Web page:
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Key Features

Essentials of Diagnosis

  • Defined as inflammation of the upper female genital tract and may include

    • Endometritis

    • Salpingitis

    • Tubo-ovarian abscess

    • Pelvic peritonitis

  • Predisposing risk factors include

    • Multiple sexual partners

    • Younger age of initiating sexual intercourse

    • Prior history of PID

    • Lack of condom use

  • Lack of protective antibody from previous exposure to sexually transmitted organisms and cervical ectopy contribute to the development of PID

General Considerations

  • Most common gynecologic disorder necessitating hospitalization for female patients of reproductive age in the United States

  • Incidence is highest in teenage girls

  • Causative agents

    • Neisseria gonorrhoeae

    • Chlamydia

    • Anaerobic bacteria that reside in the vagina

    • Genital mycoplasmas

Clinical Findings

Symptoms and Signs

  • Patients typically have lower abdominal pain, pelvic pain, or dysuria

  • Systemic symptoms such fever, nausea, or vomiting may be present

  • Vaginal discharge is variable

  • Cervical motion tenderness, uterine or adnexal tenderness, or signs of peritonitis are often seen

  • Mucopurulent cervicitis is present in 50% of patients

  • Tubo-ovarian abscesses can often be detected by careful physical examination (feeling a mass or fullness in the adnexa)

Differential Diagnosis

  • Ectopic pregnancy, threatened or septic abortion, adnexal torsion, ruptured and hemorrhagic ovarian cysts, dysmenorrhea, endometriosis, or mittelschmerz

  • Appendicitis, cholecystitis, hepatitis, gastroenteritis, or inflammatory bowel disease

  • Cystitis, pyelonephritis, or urinary calculi


Laboratory Findings

  • Elevated WBCs with a left shift and elevated acute phase reactants (erythrocyte sedimentation rate or C-reactive protein)

  • A positive test for N gonorrhoeae or Chlamydia trachomatis is supportive but not necessary for diagnosis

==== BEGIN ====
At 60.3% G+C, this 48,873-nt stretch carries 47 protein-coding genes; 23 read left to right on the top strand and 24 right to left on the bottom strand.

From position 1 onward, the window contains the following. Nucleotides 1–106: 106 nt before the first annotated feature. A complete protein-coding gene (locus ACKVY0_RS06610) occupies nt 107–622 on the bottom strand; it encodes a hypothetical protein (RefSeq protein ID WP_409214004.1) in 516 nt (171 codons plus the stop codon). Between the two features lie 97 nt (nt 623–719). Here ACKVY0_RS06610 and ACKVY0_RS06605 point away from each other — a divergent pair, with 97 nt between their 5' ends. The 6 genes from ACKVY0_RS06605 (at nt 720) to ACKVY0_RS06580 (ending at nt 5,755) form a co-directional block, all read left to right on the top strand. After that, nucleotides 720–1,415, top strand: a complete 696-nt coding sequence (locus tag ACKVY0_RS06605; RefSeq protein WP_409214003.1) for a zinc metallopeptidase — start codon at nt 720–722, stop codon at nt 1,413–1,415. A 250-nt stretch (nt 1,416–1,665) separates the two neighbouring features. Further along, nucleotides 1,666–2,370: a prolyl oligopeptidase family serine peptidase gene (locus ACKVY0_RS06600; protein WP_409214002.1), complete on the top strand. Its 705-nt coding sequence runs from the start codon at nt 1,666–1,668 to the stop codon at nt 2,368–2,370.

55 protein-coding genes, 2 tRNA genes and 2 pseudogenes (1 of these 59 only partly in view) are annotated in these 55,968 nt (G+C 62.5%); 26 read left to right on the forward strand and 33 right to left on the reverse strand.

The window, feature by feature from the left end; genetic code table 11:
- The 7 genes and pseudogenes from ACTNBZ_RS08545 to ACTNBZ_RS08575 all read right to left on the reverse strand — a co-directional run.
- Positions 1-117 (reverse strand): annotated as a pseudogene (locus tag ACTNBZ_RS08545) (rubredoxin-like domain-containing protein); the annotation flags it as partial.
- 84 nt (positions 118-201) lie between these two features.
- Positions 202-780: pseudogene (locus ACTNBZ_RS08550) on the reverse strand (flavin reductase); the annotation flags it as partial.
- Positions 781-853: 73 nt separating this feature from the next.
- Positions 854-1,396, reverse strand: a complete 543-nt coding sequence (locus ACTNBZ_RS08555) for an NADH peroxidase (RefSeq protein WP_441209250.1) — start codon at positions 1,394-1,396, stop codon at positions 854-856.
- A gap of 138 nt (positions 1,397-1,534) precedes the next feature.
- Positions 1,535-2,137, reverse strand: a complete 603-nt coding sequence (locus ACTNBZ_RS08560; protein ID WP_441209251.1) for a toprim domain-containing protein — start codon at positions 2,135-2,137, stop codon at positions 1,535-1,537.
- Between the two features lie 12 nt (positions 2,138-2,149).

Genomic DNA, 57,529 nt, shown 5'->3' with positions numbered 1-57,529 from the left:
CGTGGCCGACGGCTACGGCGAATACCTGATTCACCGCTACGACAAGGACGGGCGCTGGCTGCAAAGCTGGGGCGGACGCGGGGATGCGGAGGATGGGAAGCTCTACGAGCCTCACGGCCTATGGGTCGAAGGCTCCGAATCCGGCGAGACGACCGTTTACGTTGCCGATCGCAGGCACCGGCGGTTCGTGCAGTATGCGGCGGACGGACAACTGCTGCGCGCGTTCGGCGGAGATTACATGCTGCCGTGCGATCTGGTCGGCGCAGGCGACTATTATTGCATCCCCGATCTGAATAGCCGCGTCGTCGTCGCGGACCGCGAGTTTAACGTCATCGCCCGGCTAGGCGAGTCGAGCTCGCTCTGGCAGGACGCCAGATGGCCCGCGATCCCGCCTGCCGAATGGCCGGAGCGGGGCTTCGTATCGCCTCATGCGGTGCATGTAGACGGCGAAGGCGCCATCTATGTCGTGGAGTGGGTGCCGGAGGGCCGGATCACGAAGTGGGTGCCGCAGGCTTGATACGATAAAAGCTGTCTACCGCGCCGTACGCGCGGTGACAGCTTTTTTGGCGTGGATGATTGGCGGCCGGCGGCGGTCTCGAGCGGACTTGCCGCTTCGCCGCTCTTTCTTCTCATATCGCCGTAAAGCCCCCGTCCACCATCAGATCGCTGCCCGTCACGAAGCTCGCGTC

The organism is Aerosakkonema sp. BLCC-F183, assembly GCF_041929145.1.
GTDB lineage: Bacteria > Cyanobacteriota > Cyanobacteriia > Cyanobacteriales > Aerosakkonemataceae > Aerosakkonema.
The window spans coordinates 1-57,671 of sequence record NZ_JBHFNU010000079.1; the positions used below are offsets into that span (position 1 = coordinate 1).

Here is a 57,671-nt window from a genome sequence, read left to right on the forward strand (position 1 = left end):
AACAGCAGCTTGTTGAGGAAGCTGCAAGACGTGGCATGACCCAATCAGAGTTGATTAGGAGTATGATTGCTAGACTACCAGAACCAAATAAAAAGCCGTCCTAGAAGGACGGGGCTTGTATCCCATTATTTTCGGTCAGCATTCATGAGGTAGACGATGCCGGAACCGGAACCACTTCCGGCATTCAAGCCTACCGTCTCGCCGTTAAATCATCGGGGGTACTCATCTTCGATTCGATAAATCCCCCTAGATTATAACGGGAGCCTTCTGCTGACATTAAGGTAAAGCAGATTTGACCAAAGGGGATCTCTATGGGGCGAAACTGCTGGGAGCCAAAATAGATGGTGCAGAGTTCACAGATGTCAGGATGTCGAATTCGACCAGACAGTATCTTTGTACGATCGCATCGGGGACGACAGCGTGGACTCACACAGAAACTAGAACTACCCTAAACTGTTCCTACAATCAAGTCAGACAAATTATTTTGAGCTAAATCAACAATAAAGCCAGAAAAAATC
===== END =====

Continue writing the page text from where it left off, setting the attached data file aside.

• Pregnancy needs to be ruled out because patients with an ectopic pregnancy can present with abdominal pain

Diagnostic Procedures

  • Laparoscopy

    • Gold standard for detecting salpingitis

    • Performed if diagnosis is uncertain

    • Helps differentiate PID from an ectopic pregnancy, ovarian cysts, or adnexal torsion

  • Endometrial biopsy should be performed in women undergoing laparoscopy who do not have visual evidence of salpingitis since some women may only have endometritis

  • Pelvic ultrasonography is helpful in detecting tubo-ovarian abscesses, which are found in almost 20% of teenagers with PID

  • Transvaginal ultrasound is more sensitive than abdominal ultrasound


  • Broad-spectrum antibiotic regimens that can be used for outpatients

    • Ceftriaxone, 250 mg intramuscularly once, plus doxycycline, 100 mg orally twice a day for 14 days, with or without metronidazole, 500 mg orally twice a day for 14 days or

    • Cefoxitin, 2 g intramuscularly once, plus probenecid, 1 g orally as a single dose, plus doxycycline, 100 mg orally twice a day for 14 days, with or without metronidazole, 500 mg orally twice a day for 14 days or

    • Other parenteral third-generation cephalosporin (eg, ceftizoxime or cefotaxime) plus doxycycline, 100 mg orally twice a day for 14 days, ...

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